So your product contains allergen proteins. How do you clearly articulate this to your customer base? Well, FALCPA specifies what needs to be done. What’s FALCPA, you ask?
Food Allergen Labeling and FALCPA
FALCPA, or the Food Allergen Labels and Consumer Protection Act, is a public law that specifies the way food items with allergens should to be labeled. The law came to be in 2004, and its creation was the result of the disturbing negligence of manufacturers. Between 1999 and 2000, the FDA (Food and Drug Administration) surveyed 85 food manufacturers in Wisconsin and Minnesota. The survey, done in collaboration with state authorities, turned up some shocking results.
Of the 85 manufacturers surveyed, they discovered that only 21 had properly labeled the allergens contained in their products. These weren’t obscure or rare allergens either. The allergens contained were peanut and egg allergens, aka two of the most common food allergens out there.
What are the Major Food Allergens?
Now according to WebMd, there is a list of eight food items that are responsible for ninety percent of food allergies. They are known collectively as major allergens and consist of milk, eggs, peanuts, tree nuts, soy, wheat, fish and shellfish. There are also lesser known allergens such as corn, certain meats, gelatin, seeds like sesame, poppy and sunflower as well as spices like caraway and coriander. Just to name a few.
The symptoms of these allergens may include hives, difficulty breathing, uneven heartbeat, fainting or worst of all diarrhea. Suffice to say, there are a lot of dangerous allergens out there that you should be aware of.
These allergens affect about 2% of American adults. The percentage is higher for children at 4-8%, which is way too many in the way of potential harm.
The number of children affected by allergens is especially concerning considering that, among the food items surveyed, a large portion were baked treats, ice-cream and candy.
This, however, was only one sign of a disturbing trend.
Increase in Food Related Allergies
Adam Fox, a consultant pediatric allergist at Guy’s and St Thomas’ hospitals, had this to say: “If you think in terms of decades, are we seeing more food allergy now than we were 20 or 30 years ago? I think we can confidently say yes. If you look at the research from the 1990s and early 2000s there is pretty good data that the amount of peanut allergy trebled in a very short period.”
Hugh Sampson, a director with the Jaffe Food Allergy Institute at the Mount Sinai School of Medicine in New York, only described the findings as “disturbing.” See, at that time, allergic reactions resulted in about Allergic reaction result in 30,000 emergency room visits a year, and 150 to 200 deaths a year.
In an effort to mitigate the harmful effects of these allergens, and probably the backlash from the public’s awareness of their widespread propagation, congress created FALCPA.
Labeling Your Products Correctly for Allergen Related Ingredients
So what did this mean for food labels? What does this mean for your products? Well, any allergy aggravating proteins in a food item must be identified and their presence must be clearly articulated on the label. There are two to accomplish this. One way to properly specify their presence is to put the names of the allergens in parentheses.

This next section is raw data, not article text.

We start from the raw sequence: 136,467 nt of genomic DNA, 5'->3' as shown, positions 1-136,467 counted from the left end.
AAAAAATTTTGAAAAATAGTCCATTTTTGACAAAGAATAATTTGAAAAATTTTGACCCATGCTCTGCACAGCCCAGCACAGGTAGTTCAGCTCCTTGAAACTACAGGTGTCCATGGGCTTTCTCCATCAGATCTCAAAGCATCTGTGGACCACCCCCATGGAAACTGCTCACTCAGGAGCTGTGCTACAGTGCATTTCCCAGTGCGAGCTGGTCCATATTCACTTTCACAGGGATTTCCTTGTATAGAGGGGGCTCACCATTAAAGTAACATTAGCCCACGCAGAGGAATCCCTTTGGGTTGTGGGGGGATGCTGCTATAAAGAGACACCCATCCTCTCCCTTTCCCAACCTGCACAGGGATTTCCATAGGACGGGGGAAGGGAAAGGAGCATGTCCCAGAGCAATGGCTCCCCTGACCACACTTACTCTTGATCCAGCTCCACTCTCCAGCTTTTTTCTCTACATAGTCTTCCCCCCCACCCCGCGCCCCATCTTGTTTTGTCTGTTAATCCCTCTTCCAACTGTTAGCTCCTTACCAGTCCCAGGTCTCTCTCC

The second option involves including a statement that says “contains,” and then a specification of the allergy-causing proteins inside. It's not enough, though, to simply state that a food item contains fish or nuts. The specific variety of the protein must be clearly articulated. For clarification, rather than only state that the product contains nuts, state that it contains nuts, specifically walnuts or almonds. Instead of saying that the product contains shellfish, state that it contains shellfish, specifically crab, or lobster.
Allergens can also be spread if the food item was packaged in a place that also packages food items with allergen proteins in them. For example, imagine your plant packages gourmet hotdog buns as well as peanuts. These gourmet hotdog buns may be exposed to the allergen proteins of the peanuts. This, too, can spell disaster so you should a disclaimer stating “WARNING: Processed on equipment that also processes peanuts.”
It is also against FALCPA policy for a label to state that a food item “may” contain a specific allergy protein, and there are no exceptions to this rule. Manufacturers can, however, request permission to omit a certain food ingredient if it does not cause an allergic reaction in people or threatens their health. It’s important to remember, though, that the FDA does perform inspections of food products. So don’t try anything slick. Not only will you not get away with it, the negative consequences of consumers being exposed to the allergens far outweigh any potential cost-savings.
If a food item contains allergy causing proteins and is not properly labeled it may be spotted by customers, and you may be forced to recall it. The other consequence involves the product being seized by the FDA and taken off the market.
Now that you’re up to speed you may be considering getting new labels, ones that better articulate necessary allergen information. Instead of purchasing print plates, paying new set up fees, etc., take advantage of digital printing offered by LabelValue by simply updating your artwork and printing your labels with us. No setup fees, no print plates. Your labels ready in just 5 business days.
You can get started here on your free custom label quote here. LabelValue is open Monday through Friday. We’d love to help.